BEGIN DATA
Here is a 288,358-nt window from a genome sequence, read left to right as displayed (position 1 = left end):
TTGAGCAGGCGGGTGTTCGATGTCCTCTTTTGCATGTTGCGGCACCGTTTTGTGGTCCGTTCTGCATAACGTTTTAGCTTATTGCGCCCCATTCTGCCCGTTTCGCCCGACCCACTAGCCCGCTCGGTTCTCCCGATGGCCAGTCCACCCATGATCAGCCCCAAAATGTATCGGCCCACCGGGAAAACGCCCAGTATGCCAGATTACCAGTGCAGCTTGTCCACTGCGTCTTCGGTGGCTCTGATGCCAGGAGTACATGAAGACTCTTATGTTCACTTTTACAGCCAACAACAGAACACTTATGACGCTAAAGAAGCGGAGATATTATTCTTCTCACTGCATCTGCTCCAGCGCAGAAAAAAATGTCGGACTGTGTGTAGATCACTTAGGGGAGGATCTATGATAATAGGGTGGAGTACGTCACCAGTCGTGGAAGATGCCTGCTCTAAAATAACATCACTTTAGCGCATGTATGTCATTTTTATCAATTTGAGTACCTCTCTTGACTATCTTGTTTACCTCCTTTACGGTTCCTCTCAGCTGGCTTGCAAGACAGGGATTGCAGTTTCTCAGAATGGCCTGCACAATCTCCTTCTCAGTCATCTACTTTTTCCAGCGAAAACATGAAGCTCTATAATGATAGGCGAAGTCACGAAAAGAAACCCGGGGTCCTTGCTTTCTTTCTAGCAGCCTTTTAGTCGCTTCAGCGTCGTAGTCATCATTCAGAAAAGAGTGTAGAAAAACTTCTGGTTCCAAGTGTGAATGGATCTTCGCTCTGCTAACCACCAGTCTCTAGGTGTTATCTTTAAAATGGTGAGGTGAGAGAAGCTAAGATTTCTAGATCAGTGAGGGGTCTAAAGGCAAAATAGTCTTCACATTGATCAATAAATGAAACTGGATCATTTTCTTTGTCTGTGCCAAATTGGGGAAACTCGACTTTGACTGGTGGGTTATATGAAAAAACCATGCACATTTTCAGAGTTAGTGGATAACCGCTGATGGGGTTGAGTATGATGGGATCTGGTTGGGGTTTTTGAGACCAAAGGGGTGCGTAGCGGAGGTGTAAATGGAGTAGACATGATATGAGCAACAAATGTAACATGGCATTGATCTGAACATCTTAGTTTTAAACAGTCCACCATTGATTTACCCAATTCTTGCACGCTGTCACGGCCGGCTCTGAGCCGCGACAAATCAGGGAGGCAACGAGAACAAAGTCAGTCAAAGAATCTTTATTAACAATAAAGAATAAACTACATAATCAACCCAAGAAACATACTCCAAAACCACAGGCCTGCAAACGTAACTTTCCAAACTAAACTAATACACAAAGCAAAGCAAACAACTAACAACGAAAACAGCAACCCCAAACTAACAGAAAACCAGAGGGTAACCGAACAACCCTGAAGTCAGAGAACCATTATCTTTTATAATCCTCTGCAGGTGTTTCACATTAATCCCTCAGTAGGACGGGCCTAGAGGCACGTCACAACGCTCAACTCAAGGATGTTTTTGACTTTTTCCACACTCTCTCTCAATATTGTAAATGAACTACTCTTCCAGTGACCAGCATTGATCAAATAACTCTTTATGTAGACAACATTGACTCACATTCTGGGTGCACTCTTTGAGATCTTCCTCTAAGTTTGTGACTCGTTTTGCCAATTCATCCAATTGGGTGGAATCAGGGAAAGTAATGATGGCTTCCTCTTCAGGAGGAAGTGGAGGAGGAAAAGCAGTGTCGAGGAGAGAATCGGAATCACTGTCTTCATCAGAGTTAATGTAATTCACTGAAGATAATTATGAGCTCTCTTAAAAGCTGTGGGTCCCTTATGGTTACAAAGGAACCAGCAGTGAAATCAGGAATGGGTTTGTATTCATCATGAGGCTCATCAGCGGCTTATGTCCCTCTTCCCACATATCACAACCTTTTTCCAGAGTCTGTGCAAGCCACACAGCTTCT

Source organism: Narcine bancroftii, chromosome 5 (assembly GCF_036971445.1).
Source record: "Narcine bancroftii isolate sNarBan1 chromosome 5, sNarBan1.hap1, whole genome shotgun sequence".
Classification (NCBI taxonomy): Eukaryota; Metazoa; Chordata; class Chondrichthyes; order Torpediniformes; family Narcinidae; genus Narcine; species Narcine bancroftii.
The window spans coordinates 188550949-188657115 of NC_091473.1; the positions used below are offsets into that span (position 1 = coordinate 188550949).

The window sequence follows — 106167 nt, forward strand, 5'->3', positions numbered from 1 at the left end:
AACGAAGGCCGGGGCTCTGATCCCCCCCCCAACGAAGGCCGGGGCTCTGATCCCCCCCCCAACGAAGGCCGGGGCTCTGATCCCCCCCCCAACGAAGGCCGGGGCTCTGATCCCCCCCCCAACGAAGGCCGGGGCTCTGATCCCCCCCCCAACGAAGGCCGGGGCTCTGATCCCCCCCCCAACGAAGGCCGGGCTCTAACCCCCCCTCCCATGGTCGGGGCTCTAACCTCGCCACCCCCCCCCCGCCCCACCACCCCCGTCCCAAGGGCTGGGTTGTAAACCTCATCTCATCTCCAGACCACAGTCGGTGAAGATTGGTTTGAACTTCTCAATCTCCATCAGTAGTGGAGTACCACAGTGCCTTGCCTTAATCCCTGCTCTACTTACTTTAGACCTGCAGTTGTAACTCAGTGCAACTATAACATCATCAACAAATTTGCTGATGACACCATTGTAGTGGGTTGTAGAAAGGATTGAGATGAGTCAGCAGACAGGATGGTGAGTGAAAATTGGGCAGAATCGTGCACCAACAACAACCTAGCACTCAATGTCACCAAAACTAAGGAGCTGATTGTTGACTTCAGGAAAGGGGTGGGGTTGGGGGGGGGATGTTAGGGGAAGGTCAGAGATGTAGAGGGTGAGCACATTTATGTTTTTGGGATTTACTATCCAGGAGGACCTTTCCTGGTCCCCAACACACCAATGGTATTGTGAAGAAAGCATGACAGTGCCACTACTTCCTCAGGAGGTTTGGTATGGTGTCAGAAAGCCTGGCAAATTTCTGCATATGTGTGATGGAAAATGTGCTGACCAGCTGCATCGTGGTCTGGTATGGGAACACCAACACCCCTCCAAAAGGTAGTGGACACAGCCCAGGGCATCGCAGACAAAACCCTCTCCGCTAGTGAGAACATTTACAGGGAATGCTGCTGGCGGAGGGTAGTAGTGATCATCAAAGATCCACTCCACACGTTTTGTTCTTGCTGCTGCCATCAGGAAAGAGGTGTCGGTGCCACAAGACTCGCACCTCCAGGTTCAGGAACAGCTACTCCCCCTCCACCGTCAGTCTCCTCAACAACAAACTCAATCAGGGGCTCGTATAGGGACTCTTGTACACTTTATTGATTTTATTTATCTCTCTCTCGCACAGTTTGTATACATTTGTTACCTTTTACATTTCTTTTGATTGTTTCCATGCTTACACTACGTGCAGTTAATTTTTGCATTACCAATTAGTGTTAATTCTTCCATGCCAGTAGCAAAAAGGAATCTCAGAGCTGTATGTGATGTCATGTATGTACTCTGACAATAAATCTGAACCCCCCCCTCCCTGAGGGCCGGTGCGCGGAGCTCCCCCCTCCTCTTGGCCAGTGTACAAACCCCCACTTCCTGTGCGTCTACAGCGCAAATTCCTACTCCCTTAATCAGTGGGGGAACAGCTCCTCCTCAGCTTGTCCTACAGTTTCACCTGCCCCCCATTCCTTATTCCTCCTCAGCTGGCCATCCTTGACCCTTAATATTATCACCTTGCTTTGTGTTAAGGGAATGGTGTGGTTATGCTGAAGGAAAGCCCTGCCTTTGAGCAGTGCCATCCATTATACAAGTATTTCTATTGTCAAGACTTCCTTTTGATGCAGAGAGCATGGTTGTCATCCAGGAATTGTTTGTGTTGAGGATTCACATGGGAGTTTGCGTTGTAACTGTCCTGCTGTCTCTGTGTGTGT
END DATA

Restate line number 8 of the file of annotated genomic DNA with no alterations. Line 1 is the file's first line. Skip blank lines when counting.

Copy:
AACGAAGGCCGGGGCTCTGATCCCCCCCCCAACGAAGGCCGGGGCTCTGATCCCCCCCCCAACGAAGGCCGGGGCTCTGATCCCCCCCCCAACGAAGGCCGGGGCTCTGATCCCCCCCCCAACGAAGGCCGGGGCTCTGATCCCCCCCCCAACGAAGGCCGGGGCTCTGATCCCCCCCCCAACGAAGGCCGGGCTCTAACCCCCCCTCCCATGGTCGGGGCTCTAACCTCGCCACCCCCCCCCCGCCCCACCACCCCCGTCCCAAGGGCTGGGTTGTAAACCTCATCTCATCTCCAGACCACAGTCGGTGAAGATTGGTTTGAACTTCTCAATCTCCATCAGTAGTGGAGTACCACAGTGCCTTGCCTTAATCCCTGCTCTACTTACTTTAGACCTGCAGTTGTAACTCAGTGCAACTATAACATCATCAACAAATTTGCTGATGACACCATTGTAGTGGGTTGTAGAAAGGATTGAGATGAGTCAGCAGACAGGATGGTGAGTGAAAATTGGGCAGAATCGTGCACCAACAACAACCTAGCACTCAATGTCACCAAAACTAAGGAGCTGATTGTTGACTTCAGGAAAGGGGTGGGGTTGGGGGGGGGATGTTAGGGGAAGGTCAGAGATGTAGAGGGTGAGCACATTTATGTTTTTGGGATTTACTATCCAGGAGGACCTTTCCTGGTCCCCAACACACCAATGGTATTGTGAAGAAAGCATGACAGTGCCACTACTTCCTCAGGAGGTTTGGTATGGTGTCAGAAAGCCTGGCAAATTTCTGCATATGTGTGATGGAAAATGTGCTGACCAGCTGCATCGTGGTCTGGTATGGGAACACCAACACCCCTCCAAAAGGTAGTGGACACAGCCCAGGGCATCGCAGACAAAACCCTCTCCGCTAGTGAGAACATTTACAGGGAATGCTGCTGGCGGAGGGTAGTAGTGATCATCAAAGATCCACTCCACACGTTTTGTTCTTGCTGCTGCCATCAGGAAAGAGGTGTCGGTGCCACAAGACTCGCACCTCCAGGTTCAGGAACAGCTACTCCCCCTCCACCGTCAGTCTCCTCAACAACAAACTCAATCAGGGGCTCGTATAGGGACTCTTGTACACTTTATTGATTTTATTTATCTCTCTCTCGCACAGTTTGTATACATTTGTTACCTTTTACATTTCTTTTGATTGTTTCCATGCTTACACTACGTGCAGTTAATTTTTGCATTACCAATTAGTGTTAATTCTTCCATGCCAGTAGCAAAAAGGAATCTCAGAGCTGTATGTGATGTCATGTATGTACTCTGACAATAAATCTGAACCCCCCCCTCCCTGAGGGCCGGTGCGCGGAGCTCCCCCCTCCTCTTGGCCAGTGTACAAACCCCCACTTCCTGTGCGTCTACAGCGCAAATTCCTACTCCCTTAATCAGTGGGGGAACAGCTCCTCCTCAGCTTGTCCTACAGTTTCACCTGCCCCCCATTCCTTATTCCTCCTCAGCTGGCCATCCTTGACCCTTAATATTATCACCTTGCTTTGTGTTAAGGGAATGGTGTGGTTATGCTGAAGGAAAGCCCTGCCTTTGAGCAGTGCCATCCATTATACAAGTATTTCTATTGTCAAGACTTCCTTTTGATGCAGAGAGCATGGTTGTCATCCAGGAATTGTTTGTGTTGAGGATTCACATGGGAGTTTGCGTTGTAACTGTCCTGCTGTCTCTGTGTGTGT